Monday, April 8, 2013

Unconventional Children Require Unconventional Parenting



I gave birth to the sweetest most loving little blonde baby boy four years ago this April 14th.  He was a big boy with an insatiable appetite for milk and mama.  He was a great sleeper and seemed to be like his two older brothers... until he turned four months old.  He began to have trouble sleeping.  He would wake up often in the middle of the night and had extreme difficulty going back to sleep. We did everything under the sun to get him to sleep.  We tried, rocking, singing, walking, nursing, and of course the dreaded, "Ferberizing".  That is the method by which the parent puts the baby or child in his crib awake, says "night night", leaves the room, and then listens to the child make sounds like a hyena has entered the room.  You're supposed to wait a few minutes, then go back into the room, verbally reassure your child, then walk back out and wait for the hyena to reappear.  The parent lengthens the amount of wait time in between reassurances until the child tires himself out and lays down and falls asleep. It's a little brutal, but it does work.  At least it worked with my older two sons.  It only took them three nights and on the fourth night, there was no crying at all - just a "night night" and lights out and that was that!  Well, Ferberizing did not work with my beautiful sweet third baby boy.   Once, he screamed for an hour and a half and the screaming got worse - never better.  His sleep habits finally got better when I gave birth to our daughter and we had no choice but to keep him quiet.  My husband slept on a camping mat on the floor next to his bed FOR A YEAR!  Unconventional? Yes.  Guess what? It worked.  He stopped waking in the middle of the night by the end of that year.  During that time, he would wake in complete fear (like a night terror) and my husband was right there to sweetly talk to him, reassure him, and calm him down.  Eventually, he began to sleep the night.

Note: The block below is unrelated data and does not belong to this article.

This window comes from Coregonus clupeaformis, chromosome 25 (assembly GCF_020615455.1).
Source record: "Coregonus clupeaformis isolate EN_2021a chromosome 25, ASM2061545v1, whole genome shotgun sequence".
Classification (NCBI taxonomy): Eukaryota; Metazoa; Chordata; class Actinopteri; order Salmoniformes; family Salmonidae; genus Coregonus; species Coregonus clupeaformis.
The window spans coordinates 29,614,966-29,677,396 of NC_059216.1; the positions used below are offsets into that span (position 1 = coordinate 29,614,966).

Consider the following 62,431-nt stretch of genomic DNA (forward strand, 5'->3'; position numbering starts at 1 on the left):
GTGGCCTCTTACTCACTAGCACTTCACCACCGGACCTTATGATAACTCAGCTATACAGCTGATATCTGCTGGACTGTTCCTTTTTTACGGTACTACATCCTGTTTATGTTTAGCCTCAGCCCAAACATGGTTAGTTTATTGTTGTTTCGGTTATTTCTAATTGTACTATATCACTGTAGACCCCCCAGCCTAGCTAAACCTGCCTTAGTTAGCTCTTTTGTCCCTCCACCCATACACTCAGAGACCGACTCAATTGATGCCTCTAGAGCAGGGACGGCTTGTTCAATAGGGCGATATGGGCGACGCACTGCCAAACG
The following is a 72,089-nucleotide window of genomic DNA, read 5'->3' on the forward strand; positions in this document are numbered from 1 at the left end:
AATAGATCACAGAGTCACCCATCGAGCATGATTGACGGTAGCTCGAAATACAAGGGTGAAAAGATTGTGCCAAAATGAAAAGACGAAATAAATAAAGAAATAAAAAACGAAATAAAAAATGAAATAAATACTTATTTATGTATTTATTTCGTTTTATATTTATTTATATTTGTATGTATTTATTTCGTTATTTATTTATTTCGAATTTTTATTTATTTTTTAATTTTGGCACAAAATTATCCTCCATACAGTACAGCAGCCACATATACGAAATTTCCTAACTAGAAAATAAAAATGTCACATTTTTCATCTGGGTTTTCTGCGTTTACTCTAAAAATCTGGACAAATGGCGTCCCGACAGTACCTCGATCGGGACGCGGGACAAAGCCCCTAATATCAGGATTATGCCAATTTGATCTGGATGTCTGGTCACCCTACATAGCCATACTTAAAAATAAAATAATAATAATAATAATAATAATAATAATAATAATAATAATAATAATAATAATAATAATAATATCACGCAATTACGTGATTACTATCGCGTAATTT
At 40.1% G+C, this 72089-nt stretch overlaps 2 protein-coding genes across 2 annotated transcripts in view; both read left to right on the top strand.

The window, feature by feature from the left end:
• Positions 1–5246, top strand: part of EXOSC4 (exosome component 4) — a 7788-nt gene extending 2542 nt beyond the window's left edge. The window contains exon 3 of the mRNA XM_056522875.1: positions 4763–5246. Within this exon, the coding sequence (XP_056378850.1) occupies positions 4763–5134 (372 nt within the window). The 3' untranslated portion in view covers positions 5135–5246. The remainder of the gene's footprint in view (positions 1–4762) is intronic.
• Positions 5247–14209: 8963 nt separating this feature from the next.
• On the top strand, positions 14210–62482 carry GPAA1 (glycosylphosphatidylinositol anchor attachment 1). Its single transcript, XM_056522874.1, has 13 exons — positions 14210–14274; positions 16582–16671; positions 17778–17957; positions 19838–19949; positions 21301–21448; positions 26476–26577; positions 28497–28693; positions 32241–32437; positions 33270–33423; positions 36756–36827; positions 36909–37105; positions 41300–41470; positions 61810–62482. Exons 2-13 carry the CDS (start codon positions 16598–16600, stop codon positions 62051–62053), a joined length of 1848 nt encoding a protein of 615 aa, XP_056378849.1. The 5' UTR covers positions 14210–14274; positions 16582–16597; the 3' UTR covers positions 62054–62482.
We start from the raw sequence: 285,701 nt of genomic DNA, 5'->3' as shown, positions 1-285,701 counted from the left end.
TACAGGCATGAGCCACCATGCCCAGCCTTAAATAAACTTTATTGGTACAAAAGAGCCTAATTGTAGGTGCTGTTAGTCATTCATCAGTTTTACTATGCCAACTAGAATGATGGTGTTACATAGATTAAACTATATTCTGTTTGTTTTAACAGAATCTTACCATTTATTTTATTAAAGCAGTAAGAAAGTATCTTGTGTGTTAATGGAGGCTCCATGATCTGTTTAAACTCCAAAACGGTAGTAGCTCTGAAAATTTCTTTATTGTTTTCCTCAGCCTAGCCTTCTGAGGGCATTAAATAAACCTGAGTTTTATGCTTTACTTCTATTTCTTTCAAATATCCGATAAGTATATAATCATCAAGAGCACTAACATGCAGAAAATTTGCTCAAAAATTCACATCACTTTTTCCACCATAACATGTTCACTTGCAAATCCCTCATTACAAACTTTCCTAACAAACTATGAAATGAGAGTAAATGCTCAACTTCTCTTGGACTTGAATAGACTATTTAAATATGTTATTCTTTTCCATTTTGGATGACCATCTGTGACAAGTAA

Baby Optimus!!!

When my husband left his room, our son began to wake again in what seemed like sheer terror.  I would run into his room, console him, and he would go back to sleep ~ sometimes.  I realized he wanted to be with me.  When I put him in bed next to me after a midnight wake up call, he slept soundly.  But I wanted to fix whatever was waking him and whatever was tormenting him.  My husband and I decided to have the house blessed.  Sheesh, could only help, right? Our priest came to our house and spent the evening with us, blessing each room, praying with us, and stayed for dinner.  It was a beautiful evening.  From that night on, our son stopped waking in fear.  At times, he would still wake up, but the screaming stopped.  Curious.

Caught stealing his older brother's cheeseburger!

He will still wake from time to time, but he gets himself out of bed, quietly tip toes to our bedroom, ever so quietly opens and closes our door behind him, gets in bed next to me, and falls asleep without a peep.  He wants to be next to me.  That's all he's ever wanted.  The other day, I remembered back to the morning after I had given birth to him.  He had spent the night with the nurses as I had undergone a c-section and needed my sleep.  I heard some wild screaming from down the hospital hallway and thought - now that baby's got a set of lungs!  Suddenly, my door swung open, two nurses rushed in with a wild exasperated look in their eyes, and one said, "He wants his mama.  We've been waiting to wake you to bring him to you.  We can't console him.  We've tried everything."  EVERYTHING.  Why didn't I see the signs way back then?  As the nurses approached me with my newborn son, I was mixed with emotions like, "Oh my gosh, give him to me, give him to me, give him to me!  But also....Yeah right, sure he'll quiet down with me.  What if that doesn't work and then I'll be a big fat failure?!"  Well, the second they placed him in my arms, and I mean nano-second, he stopped his crying.  He was silent and content - sooooooo happy.